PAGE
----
The Pope and The Professor: Digging Into the Vatican Archives

Tal Howard’s ID pass for the Vatican archives.

While some travel to the Vatican in Rome for a spiritual pilgrimage, Tal Howard, professor of history and director of the Center for Faith and Inquiry, recently spent two weeks there poring over historic documents and records. Though the Vatican only allows access to materials before 1939, Pope John Paul II made a special dispensation to open the archives of Vatican II for Howard‘s current research project. He completed a strict application process (which even required a copy of his doctoral diploma) to be able to gather primary material for his new book (tentatively titled), “The Pope and the Professor: Pius IX, Ignaz von Döllinger, and the Quandary of the Modern Age.”  Howard’s book is a study of the modern papacy, and how one German scholar, Ignaz von Dollinger, dissented to the decree of papal infallibility given at the First Vatican Council in 1869 and 1870 by Pope Pius IX. 

Howard—who blogged for Patheos about his recent trip—describes his latest work in this abstract: “This project tells the story and examines the thought of the German Catholic theologian and historian Ignaz von Döllinger (1799-1890), who fiercely opposed the doctrine of Papal Infallibility at the time of the First Vatican Council (1869-70).  Döllinger’s opposition to the Council, his high-profile excommunication in 1871, and the aftermath of this action offer a fascinating window into the intellectual and religious history of the nineteenth century, even as they touch upon abiding questions concerning the relationship between individual conscience and religious authority.  The project helps put to rest the notion of the nineteenth century as a ‘secular age,’ and it challenges modern intellectual historians to bring more nuance and insight to their examination of theological topics.”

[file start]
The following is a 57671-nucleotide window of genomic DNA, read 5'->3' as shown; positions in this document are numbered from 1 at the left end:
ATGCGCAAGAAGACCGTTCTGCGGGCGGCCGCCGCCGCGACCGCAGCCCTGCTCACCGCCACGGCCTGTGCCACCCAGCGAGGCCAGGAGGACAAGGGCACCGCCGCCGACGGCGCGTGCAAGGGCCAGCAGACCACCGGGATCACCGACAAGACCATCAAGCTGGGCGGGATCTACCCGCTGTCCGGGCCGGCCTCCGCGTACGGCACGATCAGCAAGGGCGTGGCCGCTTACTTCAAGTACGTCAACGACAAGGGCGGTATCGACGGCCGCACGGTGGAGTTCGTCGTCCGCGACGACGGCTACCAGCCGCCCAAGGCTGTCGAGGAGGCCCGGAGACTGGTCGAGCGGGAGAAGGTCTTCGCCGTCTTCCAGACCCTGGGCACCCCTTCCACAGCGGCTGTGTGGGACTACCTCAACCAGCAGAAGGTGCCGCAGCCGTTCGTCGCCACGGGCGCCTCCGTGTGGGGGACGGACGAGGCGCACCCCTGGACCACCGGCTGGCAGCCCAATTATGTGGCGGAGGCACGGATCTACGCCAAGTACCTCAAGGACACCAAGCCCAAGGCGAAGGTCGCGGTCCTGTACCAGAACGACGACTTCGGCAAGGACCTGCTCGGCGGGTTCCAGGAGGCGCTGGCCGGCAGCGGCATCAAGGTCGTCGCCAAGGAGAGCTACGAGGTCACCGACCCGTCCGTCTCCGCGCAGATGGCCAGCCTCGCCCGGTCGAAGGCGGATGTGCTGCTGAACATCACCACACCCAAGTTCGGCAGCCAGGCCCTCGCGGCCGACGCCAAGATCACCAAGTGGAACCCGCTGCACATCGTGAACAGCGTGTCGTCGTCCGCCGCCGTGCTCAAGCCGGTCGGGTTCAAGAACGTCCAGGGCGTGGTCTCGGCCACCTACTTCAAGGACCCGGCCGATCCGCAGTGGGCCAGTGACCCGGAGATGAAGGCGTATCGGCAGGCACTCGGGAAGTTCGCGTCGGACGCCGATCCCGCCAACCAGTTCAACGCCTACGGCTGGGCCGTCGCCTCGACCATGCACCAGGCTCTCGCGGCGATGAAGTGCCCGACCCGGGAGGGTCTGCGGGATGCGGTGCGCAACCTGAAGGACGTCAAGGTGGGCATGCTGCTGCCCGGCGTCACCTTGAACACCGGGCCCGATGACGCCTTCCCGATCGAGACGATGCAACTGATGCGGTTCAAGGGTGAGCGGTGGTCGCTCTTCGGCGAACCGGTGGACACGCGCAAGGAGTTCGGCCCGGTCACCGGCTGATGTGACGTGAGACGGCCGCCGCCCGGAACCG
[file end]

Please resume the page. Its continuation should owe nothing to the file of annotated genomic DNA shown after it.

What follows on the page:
This Just In: Gordon Faculty Continue to Offer Public Scholarship

Even at the start of a new academic year, Gordon faculty members are contributing their gifts and scholarship to the broader community in a variety of ways. Below is just a sample of what’s been happening lately for some professors outside of the classroom:

Tal Howard, professor of history and the executive director of the Center for Faith and Inquiry, wrote about The Promise of Religious Colleges for the leading web site, Inside Higher Education, which they published Sept. 19.

The British Broadcasting Company (BBC) published a story Sept. 21 on the Accessible Icon Project that features Brian Glenney, assistant professor of philosophy, and his work with that project: Is it Time for a New Wheelchair Icon?”

Ruth Melkonian Hoover, associate professor of political science and international relations, is a featured panelist this week at the John C. Danforth Center on Politics and Religion at Washington University in St. Louis, addressing the topic of Welcoming the Stranger: A Panel Discussion on Religion and Immigration. She will also be the keynote speaker for the Zylstra Symposium on Politics and Culture at Redeemer University College in Ontario, Canada, this week addressing the issue of “Proximity, Globalization and the Common Good.”

Wm. B. Eerman Publishing Company released the new hardcover book, “Through Your Eyes: Dialogues on the Paintings of Bruce Herman”co-authored by Bruce Herman, Lothlórien Distinguished Chair in the Fine Arts, and G. Walter Hansen. One reviewer calls Herman one of the “wisest practitioners of art today and Hansen one of the key influencers and patrons of Christians in the arts.”

In the September edition of the national Green Chemistry Commitment, Irv Levy, professor of chemistry and computer science, as well as Gordon’s green chemistry program were featured in an article called “Gordon College: Transforming chemistry through the next generation.”

Center for Faith & Inquiry Honors Faculty Scholarship: Part II

In an effort to promote outstanding scholarship that can reach both professional and public/church audiences, the Center for Faith and Inquiry recently announced its inaugural Fellows for the 2013-14 academic year. Congratulations to the follow faculty!

David Lumsdaine

Professor of Political Science, David Lumsdaine will explore the implications of “Biblical and Ethical Perspectives on International Affairs”: